If you didn’t see it yet, you might want to go to part 1 of this post for the earlier part of the discussion.
I’m moving on to part 2 because I think I’ve got a clearer perspective now from past discussions on the point I wanted to get at. I’ll now make a case using something I touched on, but which I stopped short of more fully developing a case for in the first post.
Now to bring greater clarity to a point I brought up in the first post, I think a better way to title the topic might be “Is it correct to say that there is no case to be made from scientific evidence for the existence of the supernatural?” So with that in mind…
The following is a list of defined terms I will use instead of the ones I listed in part 1;
Abductive inference: generally where more than one plausible inference can be drawn from the evidence. In regards to this discussion, typically a plausible or probable inference, which is not verifiable by observation, drawn from relevant but incomplete evidence.
Scientific evidence: scientific fact, i.e., any objective and verifiable observation.
Supernatural: of or relating to an order of existence outside of ordinary experience that transcends physical reality.
As I understand it, abduction is a generally accepted form of reasoning in philosophy. History, criminal investigation and prosecutions, and science concerning past events and empirically unverifiable entities make use of abductive reasoning.
Some examples from science would be explanations for past events like the big bang, simpler to more complex evolution, e.g., man evolving from ape, and for empirically unverifiable entities like quantum particles and space.
Also in science, formulating hypotheses is based on abductive reasoning. If they are attempts to explain past events, or entities that are beyond human limitations of observation, as long as they have not been successfully reproduced experimentally or remain unobserved, it seems to follow that they would remain abductive inferences.
Unlike inductive inferences involving observable mechanical descriptions, as far as I can tell, abductive inferences don’t seem to be falsifiable by predictions. Predictions would only serve as evidence to strengthen or weaken an abductive inference. What occurs to me is that abductive inferences can be “falsified” only by being shown to be logically or metaphysically impossible.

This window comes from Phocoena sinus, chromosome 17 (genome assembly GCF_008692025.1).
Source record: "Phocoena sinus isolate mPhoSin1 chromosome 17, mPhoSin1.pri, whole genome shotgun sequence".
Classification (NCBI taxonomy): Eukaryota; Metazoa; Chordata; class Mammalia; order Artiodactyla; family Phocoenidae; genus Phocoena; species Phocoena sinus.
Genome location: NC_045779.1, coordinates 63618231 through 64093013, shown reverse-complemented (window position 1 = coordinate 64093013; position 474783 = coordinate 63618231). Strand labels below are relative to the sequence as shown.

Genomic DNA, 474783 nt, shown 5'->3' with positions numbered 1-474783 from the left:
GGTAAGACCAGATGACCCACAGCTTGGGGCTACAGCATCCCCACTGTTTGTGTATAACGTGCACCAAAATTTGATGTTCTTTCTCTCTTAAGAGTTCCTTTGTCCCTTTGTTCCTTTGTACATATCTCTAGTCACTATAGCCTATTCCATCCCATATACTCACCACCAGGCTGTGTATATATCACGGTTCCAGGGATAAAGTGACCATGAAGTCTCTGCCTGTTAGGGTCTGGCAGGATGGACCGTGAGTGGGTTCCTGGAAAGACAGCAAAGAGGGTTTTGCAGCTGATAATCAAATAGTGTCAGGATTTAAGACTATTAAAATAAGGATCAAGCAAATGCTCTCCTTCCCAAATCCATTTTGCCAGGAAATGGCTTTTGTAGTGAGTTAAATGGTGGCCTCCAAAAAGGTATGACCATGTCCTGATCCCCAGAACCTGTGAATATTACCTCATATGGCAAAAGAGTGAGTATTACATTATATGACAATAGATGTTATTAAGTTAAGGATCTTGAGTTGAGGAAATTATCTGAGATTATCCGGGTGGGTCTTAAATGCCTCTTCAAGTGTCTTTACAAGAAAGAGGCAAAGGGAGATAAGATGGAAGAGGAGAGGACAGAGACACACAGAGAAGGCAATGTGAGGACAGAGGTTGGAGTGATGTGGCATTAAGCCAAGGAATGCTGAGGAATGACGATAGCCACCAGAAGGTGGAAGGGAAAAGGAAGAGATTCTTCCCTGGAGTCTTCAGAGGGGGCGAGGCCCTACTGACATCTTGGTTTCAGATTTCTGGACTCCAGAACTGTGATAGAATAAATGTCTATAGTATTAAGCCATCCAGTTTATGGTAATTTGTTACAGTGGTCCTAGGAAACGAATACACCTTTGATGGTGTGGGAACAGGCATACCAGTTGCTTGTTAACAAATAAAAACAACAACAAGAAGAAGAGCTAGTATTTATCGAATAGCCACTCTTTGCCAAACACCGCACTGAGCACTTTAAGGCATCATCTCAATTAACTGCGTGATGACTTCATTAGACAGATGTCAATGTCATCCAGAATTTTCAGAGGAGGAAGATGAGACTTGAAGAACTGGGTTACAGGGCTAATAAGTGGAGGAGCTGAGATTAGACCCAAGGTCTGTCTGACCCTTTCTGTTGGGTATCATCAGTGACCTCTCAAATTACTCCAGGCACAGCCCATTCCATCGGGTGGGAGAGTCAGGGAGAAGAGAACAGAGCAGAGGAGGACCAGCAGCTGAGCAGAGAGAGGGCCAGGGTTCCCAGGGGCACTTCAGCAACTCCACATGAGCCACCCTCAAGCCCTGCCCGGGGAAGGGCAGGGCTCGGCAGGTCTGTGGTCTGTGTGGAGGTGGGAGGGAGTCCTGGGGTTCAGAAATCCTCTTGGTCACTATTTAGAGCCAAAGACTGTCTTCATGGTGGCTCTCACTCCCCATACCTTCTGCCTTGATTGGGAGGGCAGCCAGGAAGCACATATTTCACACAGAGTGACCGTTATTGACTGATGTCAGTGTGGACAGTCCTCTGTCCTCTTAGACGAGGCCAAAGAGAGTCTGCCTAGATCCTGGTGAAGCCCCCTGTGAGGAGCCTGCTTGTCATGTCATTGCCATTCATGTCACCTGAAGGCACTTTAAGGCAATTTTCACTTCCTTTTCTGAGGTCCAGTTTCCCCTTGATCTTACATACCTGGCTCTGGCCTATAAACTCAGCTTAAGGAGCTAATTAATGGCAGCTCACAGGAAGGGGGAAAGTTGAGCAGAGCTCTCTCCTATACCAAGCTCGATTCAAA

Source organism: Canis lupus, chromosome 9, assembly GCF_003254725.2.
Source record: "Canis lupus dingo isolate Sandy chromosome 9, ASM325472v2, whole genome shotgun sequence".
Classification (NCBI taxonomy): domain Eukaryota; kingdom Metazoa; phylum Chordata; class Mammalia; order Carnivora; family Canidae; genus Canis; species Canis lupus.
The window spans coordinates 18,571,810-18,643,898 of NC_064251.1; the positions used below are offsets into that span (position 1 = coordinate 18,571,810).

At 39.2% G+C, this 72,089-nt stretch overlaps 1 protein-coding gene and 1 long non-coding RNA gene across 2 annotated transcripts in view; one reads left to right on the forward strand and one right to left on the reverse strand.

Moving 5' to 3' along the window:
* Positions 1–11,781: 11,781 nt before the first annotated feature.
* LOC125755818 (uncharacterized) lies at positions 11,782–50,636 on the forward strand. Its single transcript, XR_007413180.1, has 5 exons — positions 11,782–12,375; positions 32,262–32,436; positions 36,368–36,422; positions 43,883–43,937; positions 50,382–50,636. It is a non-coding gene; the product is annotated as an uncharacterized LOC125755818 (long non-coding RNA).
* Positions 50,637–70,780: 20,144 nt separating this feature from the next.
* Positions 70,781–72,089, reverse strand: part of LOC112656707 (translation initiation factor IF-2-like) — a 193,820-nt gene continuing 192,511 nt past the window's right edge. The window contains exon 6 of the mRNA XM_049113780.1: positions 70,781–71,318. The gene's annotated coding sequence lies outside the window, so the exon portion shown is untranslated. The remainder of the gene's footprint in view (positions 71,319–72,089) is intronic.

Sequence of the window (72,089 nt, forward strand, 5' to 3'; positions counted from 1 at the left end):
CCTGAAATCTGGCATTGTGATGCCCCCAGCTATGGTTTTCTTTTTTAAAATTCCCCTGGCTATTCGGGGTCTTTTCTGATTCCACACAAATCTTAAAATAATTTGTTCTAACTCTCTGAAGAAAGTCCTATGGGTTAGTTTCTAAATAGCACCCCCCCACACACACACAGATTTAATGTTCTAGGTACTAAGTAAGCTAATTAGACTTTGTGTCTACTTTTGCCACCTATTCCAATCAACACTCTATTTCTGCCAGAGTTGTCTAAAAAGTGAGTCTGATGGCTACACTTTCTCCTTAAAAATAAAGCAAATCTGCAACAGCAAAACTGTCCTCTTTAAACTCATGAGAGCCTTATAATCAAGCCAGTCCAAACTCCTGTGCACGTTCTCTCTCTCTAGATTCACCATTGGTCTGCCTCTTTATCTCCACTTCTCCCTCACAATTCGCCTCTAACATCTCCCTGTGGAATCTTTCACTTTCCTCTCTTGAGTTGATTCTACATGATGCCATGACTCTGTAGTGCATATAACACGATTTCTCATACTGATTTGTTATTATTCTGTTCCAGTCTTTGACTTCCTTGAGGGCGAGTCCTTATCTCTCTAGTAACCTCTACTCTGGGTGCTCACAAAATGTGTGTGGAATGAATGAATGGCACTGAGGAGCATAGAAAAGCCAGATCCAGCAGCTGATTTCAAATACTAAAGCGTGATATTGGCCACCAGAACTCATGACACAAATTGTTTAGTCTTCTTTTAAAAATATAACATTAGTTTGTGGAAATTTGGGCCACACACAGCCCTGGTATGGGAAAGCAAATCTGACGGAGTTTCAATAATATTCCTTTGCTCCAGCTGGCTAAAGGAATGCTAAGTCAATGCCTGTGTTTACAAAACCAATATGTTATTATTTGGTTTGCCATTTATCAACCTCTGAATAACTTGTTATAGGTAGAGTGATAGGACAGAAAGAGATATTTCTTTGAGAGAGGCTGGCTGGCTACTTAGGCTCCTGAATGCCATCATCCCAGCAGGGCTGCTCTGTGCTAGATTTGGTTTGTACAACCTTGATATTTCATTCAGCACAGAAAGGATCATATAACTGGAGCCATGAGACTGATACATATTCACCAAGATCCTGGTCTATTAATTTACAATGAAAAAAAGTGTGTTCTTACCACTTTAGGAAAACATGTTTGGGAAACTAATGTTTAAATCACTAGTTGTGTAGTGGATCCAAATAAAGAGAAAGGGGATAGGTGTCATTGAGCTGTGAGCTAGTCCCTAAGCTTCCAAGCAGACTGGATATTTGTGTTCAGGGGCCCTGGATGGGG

So now, on to an abductive case from scientific evidence for the existence of the supernatural. I understand that both Alexander Vilenkin and Steven Hawking have made statements in the past to the effect that all scientific evidence to date points to the conclusion that there was a first physical event from which all proceeding physical events originated.
And as far as I know, all scientific evidence to date shows that physical events require a cause. So based on what this evidence points to, it certainly seems within reason to infer that there is a cause for the first physical event, and that it could not have been physical. And therefore, as defined above, a supernatural entity as the cause for what the evidence in question points to would be among the few available logically possible explanations.
If that’s the case, then it seems unless it can be shown that making an abductive case using the aforementioned scientific evidence is somehow logically invalid, I think it’s fair to say that a case can be made from scientific evidence for the existence of the supernatural. In other words, besides other types of evidence, there specifically is scientific evidence from which to abductively infer the existence of the supernatural.